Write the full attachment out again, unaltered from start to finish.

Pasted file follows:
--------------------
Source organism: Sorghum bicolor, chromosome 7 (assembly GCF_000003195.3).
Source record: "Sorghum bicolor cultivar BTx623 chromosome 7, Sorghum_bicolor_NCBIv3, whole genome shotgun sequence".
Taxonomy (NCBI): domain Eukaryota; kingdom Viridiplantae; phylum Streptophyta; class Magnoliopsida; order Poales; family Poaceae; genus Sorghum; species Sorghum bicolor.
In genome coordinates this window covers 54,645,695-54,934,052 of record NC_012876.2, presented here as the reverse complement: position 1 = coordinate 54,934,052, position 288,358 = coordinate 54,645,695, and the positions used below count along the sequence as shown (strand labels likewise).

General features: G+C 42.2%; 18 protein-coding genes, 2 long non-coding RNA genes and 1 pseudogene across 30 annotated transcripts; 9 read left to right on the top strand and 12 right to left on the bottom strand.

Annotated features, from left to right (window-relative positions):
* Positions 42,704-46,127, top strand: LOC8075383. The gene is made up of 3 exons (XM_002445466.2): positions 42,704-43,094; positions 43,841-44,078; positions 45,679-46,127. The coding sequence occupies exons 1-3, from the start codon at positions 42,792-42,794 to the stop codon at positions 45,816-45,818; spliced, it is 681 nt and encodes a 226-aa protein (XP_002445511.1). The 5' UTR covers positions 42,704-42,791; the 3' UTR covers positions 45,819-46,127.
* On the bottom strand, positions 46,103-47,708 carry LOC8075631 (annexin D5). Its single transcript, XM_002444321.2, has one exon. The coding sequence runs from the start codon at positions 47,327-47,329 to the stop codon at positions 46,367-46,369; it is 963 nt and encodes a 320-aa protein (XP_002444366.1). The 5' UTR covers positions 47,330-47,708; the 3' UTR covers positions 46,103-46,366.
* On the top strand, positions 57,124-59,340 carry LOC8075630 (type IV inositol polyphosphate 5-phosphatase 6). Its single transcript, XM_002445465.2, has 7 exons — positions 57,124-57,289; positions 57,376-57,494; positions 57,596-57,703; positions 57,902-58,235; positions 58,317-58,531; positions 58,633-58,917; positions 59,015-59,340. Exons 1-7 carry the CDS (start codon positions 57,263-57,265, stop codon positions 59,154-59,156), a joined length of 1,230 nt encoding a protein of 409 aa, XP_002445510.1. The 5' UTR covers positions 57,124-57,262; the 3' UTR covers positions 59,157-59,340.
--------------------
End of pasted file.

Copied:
Source organism: Sorghum bicolor, chromosome 7 (assembly GCF_000003195.3).
Source record: "Sorghum bicolor cultivar BTx623 chromosome 7, Sorghum_bicolor_NCBIv3, whole genome shotgun sequence".
Taxonomy (NCBI): domain Eukaryota; kingdom Viridiplantae; phylum Streptophyta; class Magnoliopsida; order Poales; family Poaceae; genus Sorghum; species Sorghum bicolor.
In genome coordinates this window covers 54,645,695-54,934,052 of record NC_012876.2, presented here as the reverse complement: position 1 = coordinate 54,934,052, position 288,358 = coordinate 54,645,695, and the positions used below count along the sequence as shown (strand labels likewise).

General features: G+C 42.2%; 18 protein-coding genes, 2 long non-coding RNA genes and 1 pseudogene across 30 annotated transcripts; 9 read left to right on the top strand and 12 right to left on the bottom strand.

Annotated features, from left to right (window-relative positions):
* Positions 42,704-46,127, top strand: LOC8075383. The gene is made up of 3 exons (XM_002445466.2): positions 42,704-43,094; positions 43,841-44,078; positions 45,679-46,127. The coding sequence occupies exons 1-3, from the start codon at positions 42,792-42,794 to the stop codon at positions 45,816-45,818; spliced, it is 681 nt and encodes a 226-aa protein (XP_002445511.1). The 5' UTR covers positions 42,704-42,791; the 3' UTR covers positions 45,819-46,127.
* On the bottom strand, positions 46,103-47,708 carry LOC8075631 (annexin D5). Its single transcript, XM_002444321.2, has one exon. The coding sequence runs from the start codon at positions 47,327-47,329 to the stop codon at positions 46,367-46,369; it is 963 nt and encodes a 320-aa protein (XP_002444366.1). The 5' UTR covers positions 47,330-47,708; the 3' UTR covers positions 46,103-46,366.
* On the top strand, positions 57,124-59,340 carry LOC8075630 (type IV inositol polyphosphate 5-phosphatase 6). Its single transcript, XM_002445465.2, has 7 exons — positions 57,124-57,289; positions 57,376-57,494; positions 57,596-57,703; positions 57,902-58,235; positions 58,317-58,531; positions 58,633-58,917; positions 59,015-59,340. Exons 1-7 carry the CDS (start codon positions 57,263-57,265, stop codon positions 59,154-59,156), a joined length of 1,230 nt encoding a protein of 409 aa, XP_002445510.1. The 5' UTR covers positions 57,124-57,262; the 3' UTR covers positions 59,157-59,340.